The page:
Ukraine’s Film.UA has closed a raft of deals during the Cannes Market, as the production and distribution heavyweight has defiantly continued to do business on the Croisette despite the ongoing war back home.

Headlining the company’s Cannes slate is “Mavka. The Forest Song,” an animated feature about a magical spirit who’s responsible for protecting the forest from the outside world but faces her greatest challenge when she falls in love with a human.

Manymore Films will be releasing the film in theaters across Scandinavia and has also acquired the rights to other projects in the Film.UA catalog. Feelgood Entertainment has acquired the rights to “Mavka” and is planning a theatrical release in Greece. Filmbridge has also taken distribution rights for Mongolia for the animated feature and a slate of other titles in the Film.UA catalog.

Though the Russian invasion disrupted production, the film is expected to be delivered this fall with its international rollout planned for 2023.

“The ‘Mavka’ team was based in Kyiv (and the whole company as well), and when the war began the team continued working from their homes, bomb shelters and basements,” said international sales assistant Kateryna Nahorna. “As soon as it was possible all the needed facilities for post-production were moved to the west of Ukraine. Some members have moved to Europe and continue working remotely.”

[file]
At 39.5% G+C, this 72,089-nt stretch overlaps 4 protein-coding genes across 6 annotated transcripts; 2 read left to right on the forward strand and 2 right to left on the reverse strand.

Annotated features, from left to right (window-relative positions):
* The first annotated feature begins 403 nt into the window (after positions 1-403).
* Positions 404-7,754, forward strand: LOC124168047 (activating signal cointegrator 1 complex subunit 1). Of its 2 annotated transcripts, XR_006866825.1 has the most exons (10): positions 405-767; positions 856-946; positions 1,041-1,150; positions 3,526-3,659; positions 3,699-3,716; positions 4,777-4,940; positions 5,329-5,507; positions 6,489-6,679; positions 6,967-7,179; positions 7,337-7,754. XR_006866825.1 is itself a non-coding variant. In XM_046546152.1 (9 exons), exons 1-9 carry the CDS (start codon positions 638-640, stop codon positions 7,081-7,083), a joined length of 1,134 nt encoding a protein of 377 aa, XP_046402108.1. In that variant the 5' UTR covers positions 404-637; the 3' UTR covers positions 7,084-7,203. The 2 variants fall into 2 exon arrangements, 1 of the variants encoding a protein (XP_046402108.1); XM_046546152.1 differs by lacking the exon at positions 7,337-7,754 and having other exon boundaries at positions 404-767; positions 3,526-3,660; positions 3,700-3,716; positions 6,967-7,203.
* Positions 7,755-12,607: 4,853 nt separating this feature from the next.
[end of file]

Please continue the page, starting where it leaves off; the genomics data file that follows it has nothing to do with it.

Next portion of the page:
In another pact inked in Cannes, Mares Filmes has taken Latin America rights to “The Rising Hawk,” a historical action film set in the 13th century that follows the inhabitants of a village in the Carpathian Mountains who must defend it against an invading Mongolian army.

“We are happy to see that people across the globe see the value of Ukrainian content, and our latest contracts prove it,” said Evgeniy Drachov, CEO of Film.UA Distribution. “Our aim for this market was to represent the variety of films that we have, and we are beyond grateful to our partners for supporting our country through distributing our projects in their territories, introducing our characters, stories and thus our values to their viewers.”

Located on the outskirts of Kyiv, Film.UA has faced a dramatic upheaval during the war. As Variety previously reported, the company was celebrating the premiere of one of its major releases, “The Big Picnic,” on the eve of Russia’s Feb. 24 invasion. Projects filming in its soundstages were immediately put on hold, while the studio housed in an old, repurposed factory building soon became a shelter for refugees.

The company has nevertheless continued to wrap productions and take fresh titles to the market, where Film.UA execs have been warmly received. “It will be a lie to say that continuing working right now is easy, but when we get such a welcoming response from the market and our partners, it inspires us to go on,” said Nahorna. “It is incredible to know that regardless of these horrible times, movies like ‘Mavka’ will once again remind people of the importance of kindness and hopefully will make our youngest audience smile.”